The Rev. Meredith Loftis, associate pastor at First Presbyterian Church in Knoxville, Tennessee, is the guest on ‘Being Matthew 25’
March 24, 2023
Opportunity knocks in most people’s lives, but in Knoxville, Tennessee, justice knocks.
The Matthew 25 work of Justice Knox was the focus of a recent “Being Matthew 25” broadcast, which can be viewed here. The guest of the Rev. DeEtte Decker, communications director for the Presbyterian Mission Agency, was the Rev. Meredith Loftis, associate pastor at First Presbyterian Church in Knoxville.
Using Micah 6:8 as its foundation, Justice Knox is a local nonprofit made up of congregations from many faiths seeking solutions to community needs. According to its website, the mission of Justice Knox, which includes First Presbyterian Church as a member, is “to understand problems facing the Knoxville community through person-to-person conversation, and to grow those conversations into prioritized, research-based education items. These action items are targeted to have a real impact on the lives of underserved — or not before heard — community members.”
Watch a video describing the work of Justice Knox here.
First Presbyterian Church traces its downtown Knoxville roots to 1792. The Matthew 25 congregation decided a few years back that “rather than just continuing to treat the symptoms” of systemic poverty, “let’s diagnose the problem and work to heal it,” Loftis told Decker. “It’s what we call ‘justice ministry.’”
While many people of faith are able to demonstrate kindness and walk humbly with God, “we aren’t always so sure what justice looks like, or how to do it,” Loftis said. “Justice work is hard work because it’s not simply handing out. It’s discovering why a system works the way it does and seeking to change it.”
“We recognized we couldn’t do the work alone. We really have to work with our partners and with lots of people,” she said. The vehicle was Justice Knox, an organization of about 20 congregations including Jewish and Muslim faith communities.
“By partnering together, we can harness the power to create real change and hold our community leaders and officials accountable,” Loftis said. One example: Through extended work with the mayor and city council, Justice Knox pushed the city to establish an affordable housing trust fund that will allocate $50 million over the next 10 years to renovate affordable housing units and build new ones.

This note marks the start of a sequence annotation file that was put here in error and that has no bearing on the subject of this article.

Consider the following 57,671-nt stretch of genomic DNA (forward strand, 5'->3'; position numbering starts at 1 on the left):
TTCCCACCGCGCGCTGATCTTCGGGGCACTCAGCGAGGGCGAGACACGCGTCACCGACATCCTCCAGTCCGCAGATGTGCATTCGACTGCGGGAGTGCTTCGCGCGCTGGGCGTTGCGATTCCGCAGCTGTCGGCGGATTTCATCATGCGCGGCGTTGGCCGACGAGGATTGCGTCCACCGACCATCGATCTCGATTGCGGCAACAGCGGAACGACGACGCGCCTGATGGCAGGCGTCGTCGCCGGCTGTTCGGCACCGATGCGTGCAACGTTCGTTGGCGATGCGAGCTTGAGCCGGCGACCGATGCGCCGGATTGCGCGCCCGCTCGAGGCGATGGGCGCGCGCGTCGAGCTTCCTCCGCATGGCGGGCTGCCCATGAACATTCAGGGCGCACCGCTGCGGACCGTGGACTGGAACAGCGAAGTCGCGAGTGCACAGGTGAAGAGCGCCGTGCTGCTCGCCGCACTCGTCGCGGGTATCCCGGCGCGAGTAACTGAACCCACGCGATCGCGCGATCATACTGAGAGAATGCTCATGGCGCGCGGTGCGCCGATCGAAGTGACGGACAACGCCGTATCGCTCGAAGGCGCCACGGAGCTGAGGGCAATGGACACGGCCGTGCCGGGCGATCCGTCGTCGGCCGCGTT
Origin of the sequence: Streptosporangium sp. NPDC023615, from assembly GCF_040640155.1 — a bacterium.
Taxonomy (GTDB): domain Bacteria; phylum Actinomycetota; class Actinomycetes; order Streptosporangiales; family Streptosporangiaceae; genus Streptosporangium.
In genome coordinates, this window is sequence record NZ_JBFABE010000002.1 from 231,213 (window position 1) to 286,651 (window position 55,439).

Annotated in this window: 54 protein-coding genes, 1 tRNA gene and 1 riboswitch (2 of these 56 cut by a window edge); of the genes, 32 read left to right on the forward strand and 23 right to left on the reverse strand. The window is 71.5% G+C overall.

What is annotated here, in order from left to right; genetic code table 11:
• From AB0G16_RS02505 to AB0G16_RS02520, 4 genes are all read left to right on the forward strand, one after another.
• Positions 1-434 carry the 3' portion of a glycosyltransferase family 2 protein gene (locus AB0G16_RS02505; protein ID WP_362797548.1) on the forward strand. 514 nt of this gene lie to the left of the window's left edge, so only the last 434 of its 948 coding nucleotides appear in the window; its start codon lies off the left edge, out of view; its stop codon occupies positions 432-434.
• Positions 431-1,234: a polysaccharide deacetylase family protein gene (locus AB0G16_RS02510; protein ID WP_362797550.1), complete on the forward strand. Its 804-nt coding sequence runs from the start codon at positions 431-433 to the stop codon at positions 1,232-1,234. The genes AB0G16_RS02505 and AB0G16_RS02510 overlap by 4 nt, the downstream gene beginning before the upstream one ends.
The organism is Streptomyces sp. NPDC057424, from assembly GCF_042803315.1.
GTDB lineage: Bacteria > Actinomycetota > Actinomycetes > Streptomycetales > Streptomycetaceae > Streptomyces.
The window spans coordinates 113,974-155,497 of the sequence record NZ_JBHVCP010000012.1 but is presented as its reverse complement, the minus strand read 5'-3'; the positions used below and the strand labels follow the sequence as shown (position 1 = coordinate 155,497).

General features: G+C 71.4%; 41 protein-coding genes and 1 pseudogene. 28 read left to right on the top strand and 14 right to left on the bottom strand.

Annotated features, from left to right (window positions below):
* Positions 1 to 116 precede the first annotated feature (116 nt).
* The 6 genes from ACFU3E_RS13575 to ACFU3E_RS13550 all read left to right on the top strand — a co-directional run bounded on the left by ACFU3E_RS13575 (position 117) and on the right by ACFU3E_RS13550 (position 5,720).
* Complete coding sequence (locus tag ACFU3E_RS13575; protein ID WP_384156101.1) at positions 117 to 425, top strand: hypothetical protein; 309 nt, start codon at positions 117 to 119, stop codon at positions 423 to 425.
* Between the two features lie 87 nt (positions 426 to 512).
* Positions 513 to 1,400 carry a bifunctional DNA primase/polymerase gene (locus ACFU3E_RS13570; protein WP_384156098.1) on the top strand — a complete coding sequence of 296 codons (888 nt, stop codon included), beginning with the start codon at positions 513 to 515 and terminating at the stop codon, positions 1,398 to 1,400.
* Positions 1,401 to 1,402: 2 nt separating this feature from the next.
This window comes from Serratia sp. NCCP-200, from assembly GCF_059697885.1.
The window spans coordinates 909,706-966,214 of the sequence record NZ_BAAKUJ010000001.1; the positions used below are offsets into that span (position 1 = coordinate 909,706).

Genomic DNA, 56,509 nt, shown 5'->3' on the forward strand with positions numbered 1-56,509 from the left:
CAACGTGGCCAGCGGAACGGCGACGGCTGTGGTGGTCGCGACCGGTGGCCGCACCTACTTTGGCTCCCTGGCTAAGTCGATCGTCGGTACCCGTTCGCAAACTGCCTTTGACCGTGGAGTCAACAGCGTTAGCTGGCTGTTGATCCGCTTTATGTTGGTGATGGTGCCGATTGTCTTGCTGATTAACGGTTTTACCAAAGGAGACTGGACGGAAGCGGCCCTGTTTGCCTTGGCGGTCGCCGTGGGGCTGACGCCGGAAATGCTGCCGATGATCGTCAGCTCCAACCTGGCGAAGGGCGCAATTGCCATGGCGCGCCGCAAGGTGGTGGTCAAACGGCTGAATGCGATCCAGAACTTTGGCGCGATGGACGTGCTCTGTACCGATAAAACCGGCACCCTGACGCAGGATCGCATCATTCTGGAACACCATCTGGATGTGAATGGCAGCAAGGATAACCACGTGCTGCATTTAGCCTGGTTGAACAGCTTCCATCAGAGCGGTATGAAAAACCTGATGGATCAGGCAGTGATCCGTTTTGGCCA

“I want to be honest. This work isn’t easy,” Loftis told Decker. “It is messy and long-haul work that often takes years to accomplish. The seeds of justice we are trying to plant and see take root may not happen soon or even with us, but in the people who come after us and take on this work. But it is lasting systemic work, and we are proud of it.”
The broadcast also included other Justice Knox voices.
“When we think about ‘love thy neighbor,’ we forget the rest of the sentence, ‘love thy neighbor as yourself,’” said Marjorie Thigpen-Carter, lead organizer for Justice Knox, whose approach is, “I want to stand up for my neighbors and make sure that systems are treating them fairly and they are being treated fairly.”
In addition to all the work it’s doing, Justice Knox has been partnering with the Presbyterian Hunger Program for training in congregation-based community organizing. Justice Knox has been using grant money “to train our leaders to build justice ministry networks,” Loftis explained.
“There’s a deep relational aspect in doing this work,” she said. “It helps us recognize that though we are different and may approach faith in God in different ways, we are all children of God, and we can achieve so much more when we work together. That has been an amazing blessing.”
“We have learned to do the hard work of confronting our community leaders and elected officials and digging into those messy systems that are hard to change,” Loftis said. “Confronting systems of power is not easy, and for most of us it’s not natural … We speak respectfully but firmly and say, ‘You know what? We’re called to love our neighbors and we need to see that happen. You have the power to do that. Let’s do that together.’ The grant from Presbyterian Hunger Program has been instrumental in that.”
This edition of “Being Matthew 25” included white members of the PC(USA)’s national staff reading a litany approved by the 225th General Assembly (2022) called “The Apology to African Americans for the Sin of Slavery and its Legacy.” A recording is here.
Mike Ferguson, Editor, Presbyterian News Service
Today’s Focus: Justice Knox
Let us join in prayer for:
PC(USA) Agencies’ Staff
Jacklyn Walker, Mission Specialist I, World Mission’s Director’s Office, Presbyterian Mission Agency
Beth Waltemath, Communication Associate, Communications Ministry, Presbyterian Mission Agency
Let us pray
Heavenly Father, thank you for providing the inspiration to move forward in faith. We embrace the opportunities and blessings that surround us. Amen.